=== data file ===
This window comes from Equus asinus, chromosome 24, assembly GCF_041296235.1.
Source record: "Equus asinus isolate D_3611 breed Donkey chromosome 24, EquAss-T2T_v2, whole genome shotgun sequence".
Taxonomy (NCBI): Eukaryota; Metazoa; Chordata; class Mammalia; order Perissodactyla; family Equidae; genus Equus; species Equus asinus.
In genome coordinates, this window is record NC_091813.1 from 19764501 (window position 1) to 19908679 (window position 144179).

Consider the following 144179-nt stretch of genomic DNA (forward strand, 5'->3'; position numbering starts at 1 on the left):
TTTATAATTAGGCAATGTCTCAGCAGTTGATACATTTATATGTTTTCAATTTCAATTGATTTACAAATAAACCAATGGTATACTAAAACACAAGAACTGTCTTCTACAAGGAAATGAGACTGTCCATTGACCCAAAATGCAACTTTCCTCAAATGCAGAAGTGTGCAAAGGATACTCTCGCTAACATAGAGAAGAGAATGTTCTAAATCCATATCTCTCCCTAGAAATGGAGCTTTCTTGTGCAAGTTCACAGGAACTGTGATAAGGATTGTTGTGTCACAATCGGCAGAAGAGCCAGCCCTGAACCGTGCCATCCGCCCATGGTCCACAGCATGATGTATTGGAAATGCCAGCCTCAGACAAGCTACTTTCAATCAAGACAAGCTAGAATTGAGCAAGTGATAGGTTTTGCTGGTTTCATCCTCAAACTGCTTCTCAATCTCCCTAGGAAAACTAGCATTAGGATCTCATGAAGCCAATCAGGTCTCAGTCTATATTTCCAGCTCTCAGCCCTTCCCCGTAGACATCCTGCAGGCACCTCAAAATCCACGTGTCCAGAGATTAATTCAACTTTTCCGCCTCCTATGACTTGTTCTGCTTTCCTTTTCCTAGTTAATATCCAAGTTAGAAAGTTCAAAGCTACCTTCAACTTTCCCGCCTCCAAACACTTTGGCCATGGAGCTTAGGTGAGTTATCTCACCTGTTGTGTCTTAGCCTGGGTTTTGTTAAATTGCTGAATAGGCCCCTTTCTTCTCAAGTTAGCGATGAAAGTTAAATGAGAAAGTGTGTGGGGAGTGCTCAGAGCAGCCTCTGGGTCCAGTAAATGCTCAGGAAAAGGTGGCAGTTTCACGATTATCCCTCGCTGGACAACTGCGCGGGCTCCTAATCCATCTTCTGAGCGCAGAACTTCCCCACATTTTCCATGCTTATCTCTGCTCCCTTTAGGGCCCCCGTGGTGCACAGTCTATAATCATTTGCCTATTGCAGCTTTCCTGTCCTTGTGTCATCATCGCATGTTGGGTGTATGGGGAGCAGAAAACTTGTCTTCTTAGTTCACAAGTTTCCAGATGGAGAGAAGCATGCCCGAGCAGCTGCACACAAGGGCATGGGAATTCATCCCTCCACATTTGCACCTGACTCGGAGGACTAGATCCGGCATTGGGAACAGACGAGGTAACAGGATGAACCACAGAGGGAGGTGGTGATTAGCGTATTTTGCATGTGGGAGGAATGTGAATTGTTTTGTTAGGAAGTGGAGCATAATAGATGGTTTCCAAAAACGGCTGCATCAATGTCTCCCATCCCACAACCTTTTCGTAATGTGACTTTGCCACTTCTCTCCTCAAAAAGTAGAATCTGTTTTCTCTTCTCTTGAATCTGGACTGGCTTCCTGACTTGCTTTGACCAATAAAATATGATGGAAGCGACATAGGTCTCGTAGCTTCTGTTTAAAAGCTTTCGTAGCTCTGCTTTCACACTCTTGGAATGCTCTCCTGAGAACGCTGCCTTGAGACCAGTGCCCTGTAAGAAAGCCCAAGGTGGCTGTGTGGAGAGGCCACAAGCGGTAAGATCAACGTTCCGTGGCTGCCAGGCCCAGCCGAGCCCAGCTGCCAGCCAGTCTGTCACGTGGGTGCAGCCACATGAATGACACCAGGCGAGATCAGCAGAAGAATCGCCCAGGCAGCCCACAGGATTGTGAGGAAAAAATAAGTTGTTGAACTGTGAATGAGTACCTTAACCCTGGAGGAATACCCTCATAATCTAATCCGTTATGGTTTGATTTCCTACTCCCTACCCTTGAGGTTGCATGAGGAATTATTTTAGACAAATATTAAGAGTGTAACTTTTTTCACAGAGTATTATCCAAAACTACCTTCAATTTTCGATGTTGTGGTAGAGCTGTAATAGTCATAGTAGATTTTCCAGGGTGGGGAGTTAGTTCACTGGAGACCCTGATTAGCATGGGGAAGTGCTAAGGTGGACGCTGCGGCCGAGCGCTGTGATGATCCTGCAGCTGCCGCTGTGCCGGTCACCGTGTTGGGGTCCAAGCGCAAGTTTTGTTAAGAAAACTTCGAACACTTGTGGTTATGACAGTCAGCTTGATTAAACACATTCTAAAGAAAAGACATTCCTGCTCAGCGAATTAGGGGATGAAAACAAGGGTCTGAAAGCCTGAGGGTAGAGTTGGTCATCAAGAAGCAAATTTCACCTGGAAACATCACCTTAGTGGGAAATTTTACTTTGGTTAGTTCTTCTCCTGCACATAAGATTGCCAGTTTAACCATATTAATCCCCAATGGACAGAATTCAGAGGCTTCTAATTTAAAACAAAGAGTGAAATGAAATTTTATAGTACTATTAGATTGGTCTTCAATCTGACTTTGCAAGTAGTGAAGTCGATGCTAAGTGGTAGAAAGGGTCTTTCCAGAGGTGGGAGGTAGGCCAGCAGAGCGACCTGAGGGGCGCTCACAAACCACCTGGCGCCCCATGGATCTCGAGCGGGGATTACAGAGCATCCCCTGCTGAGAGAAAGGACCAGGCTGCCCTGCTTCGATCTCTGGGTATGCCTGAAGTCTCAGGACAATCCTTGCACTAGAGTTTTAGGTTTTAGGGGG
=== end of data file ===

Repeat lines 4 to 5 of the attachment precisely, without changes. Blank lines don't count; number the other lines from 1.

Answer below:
In genome coordinates, this window is record NC_091813.1 from 19764501 (window position 1) to 19908679 (window position 144179).

Consider the following 144179-nt stretch of genomic DNA (forward strand, 5'->3'; position numbering starts at 1 on the left):